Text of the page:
PAU, France — Bradley Wiggins knows he’s well-positioned to win the Tour de France. But with the banged-up, frenetic, and weary pack nearing the final rest day of the three-week race, he wasn’t taking any chances Monday.
A hasty, nervous start to Stage 15 in the Pyreness foothills ultimately gave way to a stage victory by Pierrick Fedrigo. The Frenchman led a six-man breakaway as Wiggins played it safe — almost 12 minutes behind in the pack.
The 99-mile route from Samatan to Pau was a mostly flat layout that might favor a sprint finish, but teams with strong sprinters didn’t lay chase.
Fedrigo bolted from the breakaway group with about 4 miles left, with Christian Vande Velde the only rider able to keep pace. The American, not a sprint expert, lost the two-man dash.
Sprinters and breakaway specialists saw this course as one of their last chances to win a stage, knowing mountains and a time trial dominate the last five race days.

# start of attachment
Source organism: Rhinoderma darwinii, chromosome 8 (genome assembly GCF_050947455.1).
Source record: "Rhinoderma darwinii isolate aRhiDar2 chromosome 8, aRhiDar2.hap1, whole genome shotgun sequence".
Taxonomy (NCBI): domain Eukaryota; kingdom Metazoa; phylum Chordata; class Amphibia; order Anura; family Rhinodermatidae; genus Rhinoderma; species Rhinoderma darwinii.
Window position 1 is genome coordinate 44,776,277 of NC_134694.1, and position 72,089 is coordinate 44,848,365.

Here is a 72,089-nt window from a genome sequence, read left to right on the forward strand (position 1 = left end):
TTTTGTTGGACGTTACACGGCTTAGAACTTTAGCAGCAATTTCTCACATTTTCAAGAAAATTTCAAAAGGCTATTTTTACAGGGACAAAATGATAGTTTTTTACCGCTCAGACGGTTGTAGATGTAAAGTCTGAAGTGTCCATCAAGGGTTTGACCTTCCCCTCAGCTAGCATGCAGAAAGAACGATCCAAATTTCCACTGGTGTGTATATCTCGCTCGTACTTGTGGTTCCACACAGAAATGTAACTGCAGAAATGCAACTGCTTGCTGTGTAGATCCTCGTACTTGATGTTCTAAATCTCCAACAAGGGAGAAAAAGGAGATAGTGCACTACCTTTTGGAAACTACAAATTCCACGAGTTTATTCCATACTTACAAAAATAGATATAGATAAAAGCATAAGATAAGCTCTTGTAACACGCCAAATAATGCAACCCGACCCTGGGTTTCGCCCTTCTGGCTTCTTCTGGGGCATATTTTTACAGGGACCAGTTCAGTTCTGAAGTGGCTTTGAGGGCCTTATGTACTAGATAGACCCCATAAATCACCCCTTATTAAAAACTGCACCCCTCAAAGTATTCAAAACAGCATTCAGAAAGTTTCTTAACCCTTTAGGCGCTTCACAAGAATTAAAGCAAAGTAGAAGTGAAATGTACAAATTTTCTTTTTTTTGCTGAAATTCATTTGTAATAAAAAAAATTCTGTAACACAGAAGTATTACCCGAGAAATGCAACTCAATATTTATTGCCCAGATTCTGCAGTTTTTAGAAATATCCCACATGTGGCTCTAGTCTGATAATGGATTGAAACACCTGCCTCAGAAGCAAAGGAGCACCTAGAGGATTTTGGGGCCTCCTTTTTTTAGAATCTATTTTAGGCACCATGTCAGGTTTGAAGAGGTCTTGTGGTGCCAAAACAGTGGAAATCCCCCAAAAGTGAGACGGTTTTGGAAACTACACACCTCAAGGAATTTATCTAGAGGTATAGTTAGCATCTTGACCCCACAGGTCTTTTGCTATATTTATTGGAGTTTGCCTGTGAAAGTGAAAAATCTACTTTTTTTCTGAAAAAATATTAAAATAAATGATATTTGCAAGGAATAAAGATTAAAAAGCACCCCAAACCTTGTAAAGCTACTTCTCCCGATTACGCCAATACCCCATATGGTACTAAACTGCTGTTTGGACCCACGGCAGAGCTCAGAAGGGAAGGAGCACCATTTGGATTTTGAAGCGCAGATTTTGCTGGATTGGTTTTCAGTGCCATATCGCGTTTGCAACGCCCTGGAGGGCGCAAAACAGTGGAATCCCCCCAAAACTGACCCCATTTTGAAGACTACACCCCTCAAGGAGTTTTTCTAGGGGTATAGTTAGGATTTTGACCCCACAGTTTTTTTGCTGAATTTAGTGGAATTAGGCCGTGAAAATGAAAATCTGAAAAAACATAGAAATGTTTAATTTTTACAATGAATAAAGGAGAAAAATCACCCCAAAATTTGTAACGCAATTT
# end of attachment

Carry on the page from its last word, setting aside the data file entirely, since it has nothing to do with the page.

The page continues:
‘‘I thought the attacks at the start wouldn’t last so long. It went on for almost two hours, but the terrain took its toll,’’ Wiggins said, referring to the deceptively hilly route. ‘‘There are a lot of tired bodies out there.’’
From the outset, Wiggins was cautious. He noticed a ‘‘little problem’’ with his bike, got off, and chucked it onto the roadside as his Team Sky staff quickly fetched another.
‘‘I changed it right away because I preferred doing that than taking a risk if the race went all out after that,’’ Wiggins said.
Overall, Wiggins leads second-place teammate Christopher Froome by 2:05. Vincenzo Nibali of Italy is third, 2:23 behind, while defending champion Cadel Evans remains fourth, 3:19 back.
Wiggins finished 11:50 behind Fedrigo in the main pack. The 32-year-old Team Sky leader is looking to become Britain’s first winner of cycling’s showcase race.
Wiggins said he and other riders were looking forward to Tuesday’s rest day.
‘‘A lot of people are tired now, mentally more than physically,’’ he told French TV. ‘‘It was hard today nonetheless. It was quite hot. And the road was hilly.’’